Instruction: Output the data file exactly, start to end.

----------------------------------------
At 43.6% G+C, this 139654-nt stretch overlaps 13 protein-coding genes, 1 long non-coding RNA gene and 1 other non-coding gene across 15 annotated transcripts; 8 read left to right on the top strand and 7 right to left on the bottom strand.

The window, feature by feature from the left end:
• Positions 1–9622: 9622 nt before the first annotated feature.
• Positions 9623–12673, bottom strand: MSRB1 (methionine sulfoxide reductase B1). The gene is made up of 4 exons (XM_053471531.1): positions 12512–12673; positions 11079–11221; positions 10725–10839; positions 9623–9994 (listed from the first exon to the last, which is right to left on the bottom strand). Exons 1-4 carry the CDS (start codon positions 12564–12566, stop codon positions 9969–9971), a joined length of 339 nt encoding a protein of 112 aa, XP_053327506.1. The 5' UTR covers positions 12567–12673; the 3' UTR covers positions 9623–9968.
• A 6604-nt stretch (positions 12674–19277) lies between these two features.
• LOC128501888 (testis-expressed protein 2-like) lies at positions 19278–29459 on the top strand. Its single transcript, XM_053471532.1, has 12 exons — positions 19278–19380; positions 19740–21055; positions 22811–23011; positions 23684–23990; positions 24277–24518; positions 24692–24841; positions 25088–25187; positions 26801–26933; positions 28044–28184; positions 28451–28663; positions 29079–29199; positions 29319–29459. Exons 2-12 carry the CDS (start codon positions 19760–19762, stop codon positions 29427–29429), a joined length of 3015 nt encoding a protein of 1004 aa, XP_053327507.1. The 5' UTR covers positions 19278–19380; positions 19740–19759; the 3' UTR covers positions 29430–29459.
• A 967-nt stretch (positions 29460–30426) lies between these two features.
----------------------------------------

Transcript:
At 43.6% G+C, this 139654-nt stretch overlaps 13 protein-coding genes, 1 long non-coding RNA gene and 1 other non-coding gene across 15 annotated transcripts; 8 read left to right on the top strand and 7 right to left on the bottom strand.

The window, feature by feature from the left end:
• Positions 1–9622: 9622 nt before the first annotated feature.
• Positions 9623–12673, bottom strand: MSRB1 (methionine sulfoxide reductase B1). The gene is made up of 4 exons (XM_053471531.1): positions 12512–12673; positions 11079–11221; positions 10725–10839; positions 9623–9994 (listed from the first exon to the last, which is right to left on the bottom strand). Exons 1-4 carry the CDS (start codon positions 12564–12566, stop codon positions 9969–9971), a joined length of 339 nt encoding a protein of 112 aa, XP_053327506.1. The 5' UTR covers positions 12567–12673; the 3' UTR covers positions 9623–9968.
• A 6604-nt stretch (positions 12674–19277) lies between these two features.
• LOC128501888 (testis-expressed protein 2-like) lies at positions 19278–29459 on the top strand. Its single transcript, XM_053471532.1, has 12 exons — positions 19278–19380; positions 19740–21055; positions 22811–23011; positions 23684–23990; positions 24277–24518; positions 24692–24841; positions 25088–25187; positions 26801–26933; positions 28044–28184; positions 28451–28663; positions 29079–29199; positions 29319–29459. Exons 2-12 carry the CDS (start codon positions 19760–19762, stop codon positions 29427–29429), a joined length of 3015 nt encoding a protein of 1004 aa, XP_053327507.1. The 5' UTR covers positions 19278–19380; positions 19740–19759; the 3' UTR covers positions 29430–29459.
• A 967-nt stretch (positions 29460–30426) lies between these two features.